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Is now a buy-low opportunity for private real estate?

BY ADRIANNA GIESEY

Republished from russellinvestments.com.au


EXECUTIVE SUMMARY


  • Potential benefits of investing in private real estate include diversification, competitive returns, relatively low volatility and income-generating capabilities.

  • We believe that private real estate is currently near the bottom of a market cycle, presenting a potentially compelling buying opportunity for some investors today.

  • Specifically, we think that the positive growth trends in some sectors of private real estate— including industrials, apartments and specialty sectors such as data storage and healthcare—when combined with the right active management approach, could allow for potential outperformance.


When it comes to the private real estate sector, the mention of the U.S. commercial office sector scares many investors away. While the office sector may give some investors pause, it’s also prudent to look at the bigger picture, especially when that picture may conclude that private real estate is near the end of a market cycle and may hold significant investment opportunities.


No matter where we may be in a market cycle, we believe private real estate has a role to play. Let’s examine the potential benefits it can bring to a portfolio.


  • Diversification – Diversification remains the fundamental reason for including private real estate. This is truer now than ever before, as the property types within the real estate sector are also more diversified. More on that later. Unlike stocks and bonds, private real estate also tends to lag the economy.

  • Competitive returns – Returns on private real estate tend to fall between the returns of stocks and bonds. Over the last 25 years, private real estate has had an average annualized return within the 7-9% range (Source: Russell Investments; Real Estate is measured by the NFI-ODCE Value-weighted Index, using total returns).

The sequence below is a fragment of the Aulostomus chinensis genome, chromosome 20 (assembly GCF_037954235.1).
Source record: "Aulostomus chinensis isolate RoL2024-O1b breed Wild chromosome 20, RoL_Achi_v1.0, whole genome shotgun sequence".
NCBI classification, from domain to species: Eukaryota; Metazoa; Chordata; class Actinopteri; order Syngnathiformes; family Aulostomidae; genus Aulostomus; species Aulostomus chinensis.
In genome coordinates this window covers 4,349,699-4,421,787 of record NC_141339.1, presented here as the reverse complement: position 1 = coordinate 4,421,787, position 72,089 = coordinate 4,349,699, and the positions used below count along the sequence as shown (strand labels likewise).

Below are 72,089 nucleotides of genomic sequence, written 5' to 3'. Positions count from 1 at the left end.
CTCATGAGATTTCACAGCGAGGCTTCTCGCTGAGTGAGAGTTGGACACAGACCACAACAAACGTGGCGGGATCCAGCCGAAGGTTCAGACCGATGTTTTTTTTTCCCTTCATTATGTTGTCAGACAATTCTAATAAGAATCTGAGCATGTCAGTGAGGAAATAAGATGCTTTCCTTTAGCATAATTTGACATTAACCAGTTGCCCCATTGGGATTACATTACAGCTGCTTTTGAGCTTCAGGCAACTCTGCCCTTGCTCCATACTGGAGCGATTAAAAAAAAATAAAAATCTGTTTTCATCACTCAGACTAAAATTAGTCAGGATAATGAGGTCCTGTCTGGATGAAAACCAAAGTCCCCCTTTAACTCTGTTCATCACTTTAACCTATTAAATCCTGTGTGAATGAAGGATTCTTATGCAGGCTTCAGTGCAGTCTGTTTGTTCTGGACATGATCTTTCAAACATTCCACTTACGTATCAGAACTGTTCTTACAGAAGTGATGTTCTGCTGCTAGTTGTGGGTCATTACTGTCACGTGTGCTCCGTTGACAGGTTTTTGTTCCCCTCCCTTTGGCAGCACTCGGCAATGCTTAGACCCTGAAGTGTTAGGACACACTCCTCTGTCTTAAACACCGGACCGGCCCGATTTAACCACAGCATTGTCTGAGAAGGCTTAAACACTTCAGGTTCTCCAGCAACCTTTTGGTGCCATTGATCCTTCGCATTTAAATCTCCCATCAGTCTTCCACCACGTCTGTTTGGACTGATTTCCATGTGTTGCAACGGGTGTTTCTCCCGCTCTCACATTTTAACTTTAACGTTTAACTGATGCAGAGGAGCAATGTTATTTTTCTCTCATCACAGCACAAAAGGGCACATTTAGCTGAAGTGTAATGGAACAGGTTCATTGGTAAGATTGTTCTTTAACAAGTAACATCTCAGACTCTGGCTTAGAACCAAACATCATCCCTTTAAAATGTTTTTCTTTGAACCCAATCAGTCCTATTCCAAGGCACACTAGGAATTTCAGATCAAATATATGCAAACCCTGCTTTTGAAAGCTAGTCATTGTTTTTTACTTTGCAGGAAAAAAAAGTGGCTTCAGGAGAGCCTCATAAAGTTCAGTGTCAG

• Relatively low volatility – Private core real estate’s quarterly appraisal process reduces volatility, which tends to settle out somewhere between that of stocks and bonds, at least over the last two decades. Returns are comprised mainly of income and some capital appreciation driven by income growth. In addition, leverage levels for core private real estate (defined as fully leased multi-tenant properties) tend to be lower than the average U.S. REIT (real estate investment trust).

  • Income-generating capability – Private real estate’s contractual lease obligations–binding contracts that ensure tenants pay rent, even if the space is vacant–help stabilize returns.



Is private real estate a good investment right now?


It’s not a secret that real estate has struggled in recent history. According to GreenStreet Advisors, the private real estate sector has seen a 20% decline over the last six quarters. But let’s look at the NOI. Net Operating Income (NOI) is the commonly used figure to assess a property’s profitability. We’ve seen strong NOI growth during that same six-quarter period, helping sustain total returns.


Another positive indicator for this sector comes from the listed real estate market. Private real estate tends to lag listed REITs by about a year. Share prices on REITs have returned, which is a strong indicator that private real estate should also return. (Another positive note worth mentioning: Because private real estate tends to lag, in theory, it comes with a bit of built-in predictability.)

We expect some additional modest write-downs in the coming quarters. However, because it is very difficult to time market swings, many savvy investors buy the trough instead of trying to time the precise bottom of the market. We believe that private real estate is in that trough right now. For some investors, the timing may be right.


An expanded opportunity set